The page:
Roger Scott has held academic management posts as Head of Department, President of an Academic Board, Dean of Arts, Principal of a CAE, briefly a Vice-Chancellor and was Director General of Education during the Goss years in Queensland.   He has taught political science and public administration in Uganda, Northern Ireland, Canada, several Australian states and Canberra.  He has served on several state and national committees relating to aspects of tertiary education.  He currently occupies an honorary position in the Faculty of Humanities and Social Sciences at the University of Queensland.  


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5 Responses to ROGER SCOTT. Response to Gittins on higher education – Part 1.

  1. J B Deacon says:

    I really enjoyed this article. Honest, insightful information from someone with extensive knowledge of “the system”. I do worry about the conservative mindset that universities are just training grounds for various careers, and not just for the pleasure of learning. Many thanks to the author, and The Conversation for publishing. I would like to see Prof Scott address The National Press Club with this information.

    • Roger Scott says:

      Always open to invitations but the Press Club might want to reserve judgment until it’s seen the next couple of offerings.

  2. Mary Tehan says:

    An interesting article and great food for thought – thank you. I have experienced Universities taking students’ work and leaving them out of the equation altogether. I have also been in a social group (non-academic) where it was shared amongst us that it was common knowledge that students’ work was taken by individual academics and the University for its own purposes without student permission (after all, students have to sign anti-plagiarism clauses with each assignment). The immorality of it is appalling … how many students work in piece-meal work to cover their daily costs while well-funded academics continue to plagiarise and pillage another’s ideas without consequence? I believe that every academic contract should include the agreement to not use any student’s work without the student’s permission … and more importantly, insistence on the inclusion of the student (paid time, truthful recognition, and capacity to contribute as primary author) in the next phase of its development … where-ever it be undertaken. Worse still, is the expectation that the student will attend conferences as part of their own academic development … paid for by the student, and if presenting at that conference, paying for someone else to take your work further without any acknowledgement, recognition or financial compensation! I’ve stopped attending conferences and giving out any information I don’t want others to know about. It doesn’t mean I don’t have anything else to offer … it just means that the integrity of the work can remain intact for when the student can publish their own work as the source. In the meantime, I’ll get back to my cleaning job … at least I know it’s honest work. No wonder talented people go overseas …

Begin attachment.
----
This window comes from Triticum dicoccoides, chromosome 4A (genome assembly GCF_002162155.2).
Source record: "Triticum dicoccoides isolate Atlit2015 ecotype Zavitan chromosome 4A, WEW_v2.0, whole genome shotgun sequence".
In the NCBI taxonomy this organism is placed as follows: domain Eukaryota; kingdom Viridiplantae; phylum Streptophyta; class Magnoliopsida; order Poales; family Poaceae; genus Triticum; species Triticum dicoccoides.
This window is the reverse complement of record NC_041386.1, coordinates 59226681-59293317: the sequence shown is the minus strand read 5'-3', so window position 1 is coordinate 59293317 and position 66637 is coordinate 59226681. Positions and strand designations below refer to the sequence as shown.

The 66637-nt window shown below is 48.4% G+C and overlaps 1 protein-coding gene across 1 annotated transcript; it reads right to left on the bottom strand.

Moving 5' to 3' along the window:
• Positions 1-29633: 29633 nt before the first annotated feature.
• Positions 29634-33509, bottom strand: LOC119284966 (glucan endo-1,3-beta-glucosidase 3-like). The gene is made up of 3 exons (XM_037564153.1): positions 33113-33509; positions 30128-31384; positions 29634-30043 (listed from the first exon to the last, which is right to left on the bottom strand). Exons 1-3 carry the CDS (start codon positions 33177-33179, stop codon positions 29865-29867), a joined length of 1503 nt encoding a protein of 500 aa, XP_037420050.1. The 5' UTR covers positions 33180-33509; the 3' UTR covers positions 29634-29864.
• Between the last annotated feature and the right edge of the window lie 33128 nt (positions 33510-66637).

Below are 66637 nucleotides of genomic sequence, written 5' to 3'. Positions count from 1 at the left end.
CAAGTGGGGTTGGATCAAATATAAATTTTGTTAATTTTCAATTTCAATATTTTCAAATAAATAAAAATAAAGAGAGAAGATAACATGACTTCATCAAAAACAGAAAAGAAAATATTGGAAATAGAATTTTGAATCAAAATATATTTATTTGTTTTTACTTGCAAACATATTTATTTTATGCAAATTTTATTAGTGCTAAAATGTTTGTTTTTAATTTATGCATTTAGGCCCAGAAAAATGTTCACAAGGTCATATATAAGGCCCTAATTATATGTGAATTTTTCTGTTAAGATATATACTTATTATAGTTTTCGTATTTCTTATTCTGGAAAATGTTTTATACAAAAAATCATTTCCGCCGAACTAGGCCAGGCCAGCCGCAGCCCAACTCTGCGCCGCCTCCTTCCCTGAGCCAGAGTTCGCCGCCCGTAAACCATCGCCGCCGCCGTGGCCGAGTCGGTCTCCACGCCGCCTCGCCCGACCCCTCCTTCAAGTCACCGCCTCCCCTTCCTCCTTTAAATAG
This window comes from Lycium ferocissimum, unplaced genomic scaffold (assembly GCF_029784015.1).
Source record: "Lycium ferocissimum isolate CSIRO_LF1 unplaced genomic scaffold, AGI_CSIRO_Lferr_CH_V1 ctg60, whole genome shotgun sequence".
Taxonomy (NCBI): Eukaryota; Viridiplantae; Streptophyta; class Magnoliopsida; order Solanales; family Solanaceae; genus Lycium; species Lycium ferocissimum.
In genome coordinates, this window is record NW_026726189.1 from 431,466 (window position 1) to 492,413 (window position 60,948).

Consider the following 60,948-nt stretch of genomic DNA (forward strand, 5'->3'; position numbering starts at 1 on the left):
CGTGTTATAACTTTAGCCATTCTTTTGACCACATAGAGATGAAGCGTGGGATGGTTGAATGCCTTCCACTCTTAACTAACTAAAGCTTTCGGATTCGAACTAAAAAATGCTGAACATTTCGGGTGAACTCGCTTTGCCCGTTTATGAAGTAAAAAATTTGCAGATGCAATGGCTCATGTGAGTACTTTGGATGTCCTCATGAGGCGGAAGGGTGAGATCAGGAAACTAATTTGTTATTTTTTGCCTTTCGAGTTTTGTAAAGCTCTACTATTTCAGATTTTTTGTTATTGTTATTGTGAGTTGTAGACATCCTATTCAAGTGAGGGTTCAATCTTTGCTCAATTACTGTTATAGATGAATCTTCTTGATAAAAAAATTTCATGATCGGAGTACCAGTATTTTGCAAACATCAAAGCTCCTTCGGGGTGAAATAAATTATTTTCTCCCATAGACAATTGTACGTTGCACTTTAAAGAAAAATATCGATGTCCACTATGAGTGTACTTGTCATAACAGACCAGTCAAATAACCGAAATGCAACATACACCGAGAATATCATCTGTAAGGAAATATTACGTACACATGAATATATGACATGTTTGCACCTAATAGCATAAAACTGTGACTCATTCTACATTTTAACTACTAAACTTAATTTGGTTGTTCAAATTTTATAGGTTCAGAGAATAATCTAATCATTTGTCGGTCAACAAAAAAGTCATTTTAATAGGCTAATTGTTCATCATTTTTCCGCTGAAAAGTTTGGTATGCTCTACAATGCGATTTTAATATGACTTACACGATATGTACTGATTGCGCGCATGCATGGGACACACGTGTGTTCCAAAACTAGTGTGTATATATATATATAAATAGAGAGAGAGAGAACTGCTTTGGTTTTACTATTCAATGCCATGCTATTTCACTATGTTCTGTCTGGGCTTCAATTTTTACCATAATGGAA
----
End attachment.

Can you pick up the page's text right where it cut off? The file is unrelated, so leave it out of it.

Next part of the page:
3. David Godden says:

    Scott comments: “…’employers are far more happy with graduates from smaller universities that those from the bigger Group of Eight [see Singhal P, ‘The universities with the highest employer satisfaction ratings’, Sydney Morning Herald, 8 January 2018”. But, at least for the NSW universities data in that article, the range in employer satisfaction is only 81-89. We don’t know whether the difference between any 2 NSW universities are statistically significantly different from zero. Further, the small quantitative difference between the highest and lowest doesn’t seem to mark any real difference in employer satisfaction rating. At least as reported in the SMH, these data have been grossly over-interpreted.

  4. Roger Scott says:

    More grist to the Gittins’ mill re exploitation, and perhaps a new CTEC might consider a code of ethics re student publication and conference attendance.